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Shellfish production area assessments

How we assess shellfish production areas.

Last updated: 12 February 2024
See all updates
Last updated: 12 February 2024
See all updates

We assess and classify a production or relaying area based on a sanitary survey.

A shellfish production area or relaying area cannot be classified until an assessment of the sources of pollution has been carried out. Humans and animals can be a source of contamination for the production or relaying area.

Quantities of organic pollutants released into shellfish production areas can vary at different times of the year, so assessments need to take account of seasonal variance.

This can include:

  • rainfall readings
  • waste-water treatment

Circulation in the water affects how pollutants move around. We must also find out the characteristics of the circulation of pollutants in the production area using:

  • current patterns
  • bathymetry
  • tidal cycle

A sampling programme of bivalve molluscs in the production area will be based on:

  • the most accurate data from a number of samples over time
  • a geographical distribution of the sampling points
  • sampling frequency

The results of the analysis are as representative as possible for the area considered.

Sanitary surveys

Shellfish production and relay areas are affected by multiple sources of pollution. All new shellfish production and relay areas must have:

  • assessments of the sources of pollution
  • a representative monitoring point for sampling
  • a sampling plan established

Applicants (the harvester) need to complete an application form in conjunction with the Local Authority to request for the classification of a new shellfish or relay area. This provides the initial information for a sanitary survey to be commissioned.

More information on the application process (including requirements before classification can be approved) and the application form can be downloaded from the Shellfish classification page.

After your shellfish classification application has been accepted, we will ask our contractor to carry out a sanitary survey.

Sanitary surveys may also be conducted;

  • when needed for certain amendments to sampling points
  • when evidence indicates the sources of faecal contamination may have changed
  • if the last sanitary survey for the area was undertaken over 6 years ago

Information assessed during a sanitary survey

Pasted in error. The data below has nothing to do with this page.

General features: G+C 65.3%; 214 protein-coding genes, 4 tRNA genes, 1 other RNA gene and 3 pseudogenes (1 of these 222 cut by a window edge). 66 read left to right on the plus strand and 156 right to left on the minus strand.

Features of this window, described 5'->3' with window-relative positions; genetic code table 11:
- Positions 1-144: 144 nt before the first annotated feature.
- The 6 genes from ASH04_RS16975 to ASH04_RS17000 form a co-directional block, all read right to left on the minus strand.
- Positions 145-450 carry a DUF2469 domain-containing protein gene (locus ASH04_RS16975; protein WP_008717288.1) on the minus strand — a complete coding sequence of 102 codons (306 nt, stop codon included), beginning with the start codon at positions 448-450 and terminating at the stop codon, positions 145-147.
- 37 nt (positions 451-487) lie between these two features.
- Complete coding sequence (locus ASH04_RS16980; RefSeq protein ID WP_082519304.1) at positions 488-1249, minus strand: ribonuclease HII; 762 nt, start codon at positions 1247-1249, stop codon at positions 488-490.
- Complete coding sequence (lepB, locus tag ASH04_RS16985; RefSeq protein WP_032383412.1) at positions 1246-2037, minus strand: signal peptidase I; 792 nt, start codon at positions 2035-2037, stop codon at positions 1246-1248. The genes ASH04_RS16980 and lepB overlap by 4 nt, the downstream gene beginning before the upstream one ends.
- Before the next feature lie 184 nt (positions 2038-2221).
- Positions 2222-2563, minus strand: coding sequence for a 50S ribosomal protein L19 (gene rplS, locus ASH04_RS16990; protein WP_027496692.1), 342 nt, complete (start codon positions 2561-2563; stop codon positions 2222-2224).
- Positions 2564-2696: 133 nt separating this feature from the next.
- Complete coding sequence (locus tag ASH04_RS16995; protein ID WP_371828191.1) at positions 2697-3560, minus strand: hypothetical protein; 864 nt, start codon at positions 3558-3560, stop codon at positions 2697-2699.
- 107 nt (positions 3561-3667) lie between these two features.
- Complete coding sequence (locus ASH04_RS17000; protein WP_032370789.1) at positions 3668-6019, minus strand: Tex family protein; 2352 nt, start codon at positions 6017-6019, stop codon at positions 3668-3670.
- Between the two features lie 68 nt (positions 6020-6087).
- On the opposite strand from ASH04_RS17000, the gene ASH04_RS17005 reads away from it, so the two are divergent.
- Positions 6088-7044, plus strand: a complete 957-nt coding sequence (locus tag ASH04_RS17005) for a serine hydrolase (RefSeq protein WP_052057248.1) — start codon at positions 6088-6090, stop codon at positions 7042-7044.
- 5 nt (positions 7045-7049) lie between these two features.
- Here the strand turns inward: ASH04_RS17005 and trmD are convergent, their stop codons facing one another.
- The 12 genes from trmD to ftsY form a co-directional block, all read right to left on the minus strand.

The information that will be assessed is:

  • location and extent of the shellfishery
  • type of shellfishery (species, method of harvest, seasonality of harvest)
  • location, type and volume of sewage discharges
  • location of river inputs and other water courses 
  • agricultural and wildlife sources
  • location of harbours and marinas 
  • historical average rainfall by month
  • any other potential sources of contamination
  • existing microbiological data from water quality or shellfish monitoring undertaken in the same area or adjacent areas.

In most cases, new areas will also require a physical check of the site and potential sources of contamination. This is known as a shoreline survey.

Survey Reports and Monitoring Assessments

Between April 2017 and March 2020 an interim arrangement was in place for the assessment of new production areas to determine representative monitoring points (RMPs). An RMP is one monitoring point within a shellfish production area, which can represent a number of sites within that production area.

From April 2020, sanitary surveys have been commissioned, which consider a wider assessment of risk. These reports can be found below:

Northern Ireland:

Northern Ireland

Northern Ireland

Northern Ireland

Northern Ireland

England and Wales

Important

EU references in FSA guidance documents

Directly applicable EU legislation no longer applies in GB. EU legislation retained when the UK exited the EU became assimilated law on 1 January 2024, published on legislation.gov.uk. References to any legislation in FSA guidance with ‘EU’ or ‘EC’ in the title (e.g. Regulation (EC) 178/2002) should now be regarded as assimilated law where applicable to GB. References to ‘Retained EU Law’ or ‘REUL’ should now be regarded as references to assimilated law. 

For businesses moving goods from Great Britain to Northern Ireland, information on the Windsor Framework is available on GOV.UK. 

The Windsor Framework was adopted by the UK and EU on 24 March 2023. The Framework provides a unique set of arrangements to support the flow of agrifood retail products from Great Britain (GB) to Northern Ireland (NI), allowing GB standards for public health in relation to food, marketing and organics to apply for pre-packed retail goods moved via the NI Retail Movement Scheme (NIRMS).